@ New City Gas
The worst kept secret of the batch of new kits this year, we first saw a leak of the Impact’s alternate shirt early this winter. Regardless, the black and blue stripes that are meant to recall the club’s first ever kits when they debuted in the now defunct APSL in 1993. And among their fans much of the buzz surrounding the launch was that this was the kit that should be their home digs, not the plain blue ones they currently wear at home. Though DP Alessandro Nesta — a former A.C. Milan star — might find wearing blue and black stripes a little grating. However, it’s a good looking shirt with nice lines, and a bonus for embracing club history as well.
Primary & Secondary Kits
@ Cinerama [PRIVATE EVENT]
Ratings: C and B-
For a club that usually get’s the most edgy and tech-forward kits in the league, I’m admittedly a little disappointed with the latest home effort for the Sounders. I may have been in the minority, but I liked their “silver bra strap” shirt they rocked last year. But just like the new away kit for LA, this one uses the same basic template this time doused in Seattle’s lime and blue colors. However, it’s saving grace is that the embossed design on this shirt is a little more prominent and relevant to the city — a swooping rendering of the city’s famous Space Needle. Perhaps I’ve just come to expect more from the Sounders.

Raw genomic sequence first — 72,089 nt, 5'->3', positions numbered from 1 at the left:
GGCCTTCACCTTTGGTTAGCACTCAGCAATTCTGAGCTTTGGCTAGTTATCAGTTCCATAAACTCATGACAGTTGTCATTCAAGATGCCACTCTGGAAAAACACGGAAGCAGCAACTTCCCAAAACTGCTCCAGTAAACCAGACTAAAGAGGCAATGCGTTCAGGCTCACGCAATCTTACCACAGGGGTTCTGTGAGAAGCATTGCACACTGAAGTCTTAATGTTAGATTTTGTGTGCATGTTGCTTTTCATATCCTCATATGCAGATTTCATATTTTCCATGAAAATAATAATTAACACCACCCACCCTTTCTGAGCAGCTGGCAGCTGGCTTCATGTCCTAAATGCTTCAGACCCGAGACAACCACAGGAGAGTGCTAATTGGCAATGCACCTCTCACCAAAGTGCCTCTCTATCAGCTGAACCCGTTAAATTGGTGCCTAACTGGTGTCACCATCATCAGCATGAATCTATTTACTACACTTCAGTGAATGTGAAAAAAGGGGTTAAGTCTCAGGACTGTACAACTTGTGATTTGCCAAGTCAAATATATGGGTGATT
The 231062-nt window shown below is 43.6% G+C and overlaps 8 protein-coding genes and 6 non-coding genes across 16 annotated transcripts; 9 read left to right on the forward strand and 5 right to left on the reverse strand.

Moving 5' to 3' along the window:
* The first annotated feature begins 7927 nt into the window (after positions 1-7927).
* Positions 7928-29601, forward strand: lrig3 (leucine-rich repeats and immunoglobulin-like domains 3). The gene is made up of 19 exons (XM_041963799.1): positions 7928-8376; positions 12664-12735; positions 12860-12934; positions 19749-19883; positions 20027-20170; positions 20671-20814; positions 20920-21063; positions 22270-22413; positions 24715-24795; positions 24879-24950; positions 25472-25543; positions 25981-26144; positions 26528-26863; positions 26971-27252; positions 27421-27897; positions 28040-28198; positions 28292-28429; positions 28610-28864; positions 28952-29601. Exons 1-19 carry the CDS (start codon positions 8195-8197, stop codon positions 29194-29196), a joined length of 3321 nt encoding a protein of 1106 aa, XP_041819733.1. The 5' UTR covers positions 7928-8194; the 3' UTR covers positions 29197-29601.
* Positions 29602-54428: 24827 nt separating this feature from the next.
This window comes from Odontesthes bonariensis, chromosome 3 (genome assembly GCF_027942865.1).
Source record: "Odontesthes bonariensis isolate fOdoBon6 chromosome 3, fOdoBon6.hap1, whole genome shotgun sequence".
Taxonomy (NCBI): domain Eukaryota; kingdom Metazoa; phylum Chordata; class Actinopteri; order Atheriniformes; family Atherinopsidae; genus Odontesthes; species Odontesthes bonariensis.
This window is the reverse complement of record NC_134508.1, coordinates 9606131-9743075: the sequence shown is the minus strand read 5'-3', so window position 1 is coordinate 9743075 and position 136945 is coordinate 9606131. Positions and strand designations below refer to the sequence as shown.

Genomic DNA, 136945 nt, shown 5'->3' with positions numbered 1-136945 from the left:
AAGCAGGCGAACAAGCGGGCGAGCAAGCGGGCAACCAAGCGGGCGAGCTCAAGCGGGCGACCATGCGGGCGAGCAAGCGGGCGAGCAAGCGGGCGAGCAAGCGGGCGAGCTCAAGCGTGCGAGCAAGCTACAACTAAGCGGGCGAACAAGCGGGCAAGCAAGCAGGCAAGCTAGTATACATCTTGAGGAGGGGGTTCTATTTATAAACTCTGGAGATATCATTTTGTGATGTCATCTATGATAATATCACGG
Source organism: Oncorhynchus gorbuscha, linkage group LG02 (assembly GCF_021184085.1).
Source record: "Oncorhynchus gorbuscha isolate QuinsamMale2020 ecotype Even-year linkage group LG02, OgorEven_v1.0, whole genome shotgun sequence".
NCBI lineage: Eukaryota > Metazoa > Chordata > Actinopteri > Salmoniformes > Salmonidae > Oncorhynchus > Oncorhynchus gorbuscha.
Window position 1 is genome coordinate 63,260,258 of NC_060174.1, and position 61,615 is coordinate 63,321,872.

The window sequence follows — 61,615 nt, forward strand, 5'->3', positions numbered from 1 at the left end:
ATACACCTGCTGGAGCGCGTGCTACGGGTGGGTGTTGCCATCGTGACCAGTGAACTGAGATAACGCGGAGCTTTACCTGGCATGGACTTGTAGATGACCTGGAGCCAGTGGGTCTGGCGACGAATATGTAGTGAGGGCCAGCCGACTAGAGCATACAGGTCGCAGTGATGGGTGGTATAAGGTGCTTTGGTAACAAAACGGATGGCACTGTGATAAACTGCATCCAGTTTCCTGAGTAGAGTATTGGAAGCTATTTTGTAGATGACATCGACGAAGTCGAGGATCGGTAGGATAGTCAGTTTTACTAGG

That said, I actually do like the new aways, which is a bit hypocritical considering it’s not much less plain than the home one. However, I like the pixellated neon green sash running down the left, and that they didn’t offset the sponsor to make room for it like they did on the Kansas City shirt. Quite how it’s inspired by the city or the club itself remains to be seen, but I’m still a fan of the overall effect. It’s also rocking a unique “dark shale” coloring which we haven’t really seen on any other uniforms around the league. All together, this is how you take a rather boring design and the perfect amount of twist to make it interesting.
DAY #4 – Thursday, FEBRUARY 28, 2013
Vancouver Whitecaps FC
@ Rocky Mountaineer Train Station
When the Vancouver first joined MLS, I thought they killed it on the branding and kits front. I felt that their revitalized crest (far better than previous incarnations) and the color palate represented the Pacific Northwest perfectly. Their old kits too — with unique thin horizontal stripes — were well suited for the entire revamped Whitecaps image. And according to adidas, this new rendition is an “evolution” of the first as the stripes “have been tilted to match the angle of the Whitecaps depicted in the club’s logo.” Well, if you ask me, I think they tilted their look away from one that was instantly identifiable as their own in a league full of cloned designs. A bit of a downgrade from their previous effort, but not a bad kit overall.